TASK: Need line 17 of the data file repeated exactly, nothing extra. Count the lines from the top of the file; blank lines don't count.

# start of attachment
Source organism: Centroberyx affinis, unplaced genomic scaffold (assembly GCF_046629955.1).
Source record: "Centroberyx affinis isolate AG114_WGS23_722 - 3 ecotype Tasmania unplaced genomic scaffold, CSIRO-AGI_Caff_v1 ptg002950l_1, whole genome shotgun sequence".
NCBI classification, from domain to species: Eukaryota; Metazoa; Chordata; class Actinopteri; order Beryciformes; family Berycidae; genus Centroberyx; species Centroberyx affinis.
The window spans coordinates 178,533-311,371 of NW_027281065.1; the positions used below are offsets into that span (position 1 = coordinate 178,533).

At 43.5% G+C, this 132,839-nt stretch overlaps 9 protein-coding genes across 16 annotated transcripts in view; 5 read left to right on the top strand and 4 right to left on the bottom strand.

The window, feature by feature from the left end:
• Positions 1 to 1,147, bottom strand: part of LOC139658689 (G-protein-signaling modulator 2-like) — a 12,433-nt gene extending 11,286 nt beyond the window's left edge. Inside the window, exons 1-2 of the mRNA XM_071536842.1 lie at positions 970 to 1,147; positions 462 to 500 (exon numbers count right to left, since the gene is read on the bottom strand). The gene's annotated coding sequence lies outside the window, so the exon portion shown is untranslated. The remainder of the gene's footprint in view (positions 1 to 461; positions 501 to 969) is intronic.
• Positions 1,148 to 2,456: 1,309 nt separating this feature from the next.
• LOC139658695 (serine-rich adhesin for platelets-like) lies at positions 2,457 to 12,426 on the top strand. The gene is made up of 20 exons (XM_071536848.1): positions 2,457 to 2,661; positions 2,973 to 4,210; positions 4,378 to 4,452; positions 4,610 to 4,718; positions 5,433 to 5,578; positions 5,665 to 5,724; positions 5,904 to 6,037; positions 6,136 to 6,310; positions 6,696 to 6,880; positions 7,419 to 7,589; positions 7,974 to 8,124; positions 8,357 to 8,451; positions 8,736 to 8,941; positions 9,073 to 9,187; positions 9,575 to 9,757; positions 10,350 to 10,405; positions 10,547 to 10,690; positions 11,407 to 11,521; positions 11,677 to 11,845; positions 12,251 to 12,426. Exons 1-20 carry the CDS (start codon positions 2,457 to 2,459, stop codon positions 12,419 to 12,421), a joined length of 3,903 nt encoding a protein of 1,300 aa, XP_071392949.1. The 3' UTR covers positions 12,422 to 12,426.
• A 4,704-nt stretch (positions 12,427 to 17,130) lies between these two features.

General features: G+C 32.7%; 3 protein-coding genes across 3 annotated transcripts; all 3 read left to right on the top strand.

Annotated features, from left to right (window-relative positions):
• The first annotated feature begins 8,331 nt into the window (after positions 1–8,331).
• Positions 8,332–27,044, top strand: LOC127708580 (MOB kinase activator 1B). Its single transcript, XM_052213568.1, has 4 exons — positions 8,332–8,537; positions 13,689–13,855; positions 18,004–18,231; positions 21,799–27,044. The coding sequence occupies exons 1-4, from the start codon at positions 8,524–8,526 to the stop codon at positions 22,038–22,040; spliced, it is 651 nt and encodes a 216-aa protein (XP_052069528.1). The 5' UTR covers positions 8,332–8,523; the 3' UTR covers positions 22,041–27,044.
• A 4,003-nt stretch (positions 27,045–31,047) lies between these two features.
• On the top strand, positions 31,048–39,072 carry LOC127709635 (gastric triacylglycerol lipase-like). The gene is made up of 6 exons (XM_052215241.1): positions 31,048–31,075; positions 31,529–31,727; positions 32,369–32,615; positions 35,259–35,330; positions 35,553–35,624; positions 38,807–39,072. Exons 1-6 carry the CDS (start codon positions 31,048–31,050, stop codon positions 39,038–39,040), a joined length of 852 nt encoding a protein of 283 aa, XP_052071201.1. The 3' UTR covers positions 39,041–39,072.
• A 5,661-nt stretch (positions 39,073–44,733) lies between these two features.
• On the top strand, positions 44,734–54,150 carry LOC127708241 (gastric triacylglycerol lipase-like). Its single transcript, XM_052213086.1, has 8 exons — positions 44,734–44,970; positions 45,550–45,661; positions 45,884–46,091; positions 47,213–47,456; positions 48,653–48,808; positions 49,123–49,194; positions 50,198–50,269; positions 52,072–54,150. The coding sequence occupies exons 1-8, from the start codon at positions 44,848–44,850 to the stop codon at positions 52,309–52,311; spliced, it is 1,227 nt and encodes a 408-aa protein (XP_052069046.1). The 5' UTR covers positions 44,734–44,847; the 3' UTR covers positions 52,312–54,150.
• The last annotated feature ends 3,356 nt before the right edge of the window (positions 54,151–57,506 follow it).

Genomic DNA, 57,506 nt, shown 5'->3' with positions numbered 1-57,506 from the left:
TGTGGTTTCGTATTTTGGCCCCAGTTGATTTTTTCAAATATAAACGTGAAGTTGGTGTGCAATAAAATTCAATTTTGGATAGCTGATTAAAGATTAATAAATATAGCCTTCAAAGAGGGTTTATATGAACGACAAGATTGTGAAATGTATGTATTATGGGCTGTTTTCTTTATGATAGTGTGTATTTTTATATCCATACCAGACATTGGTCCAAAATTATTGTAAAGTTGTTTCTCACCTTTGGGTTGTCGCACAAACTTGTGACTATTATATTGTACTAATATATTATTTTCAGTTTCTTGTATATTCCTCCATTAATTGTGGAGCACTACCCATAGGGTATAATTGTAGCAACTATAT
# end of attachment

• A 5,661-nt stretch (positions 39,073–44,733) lies between these two features.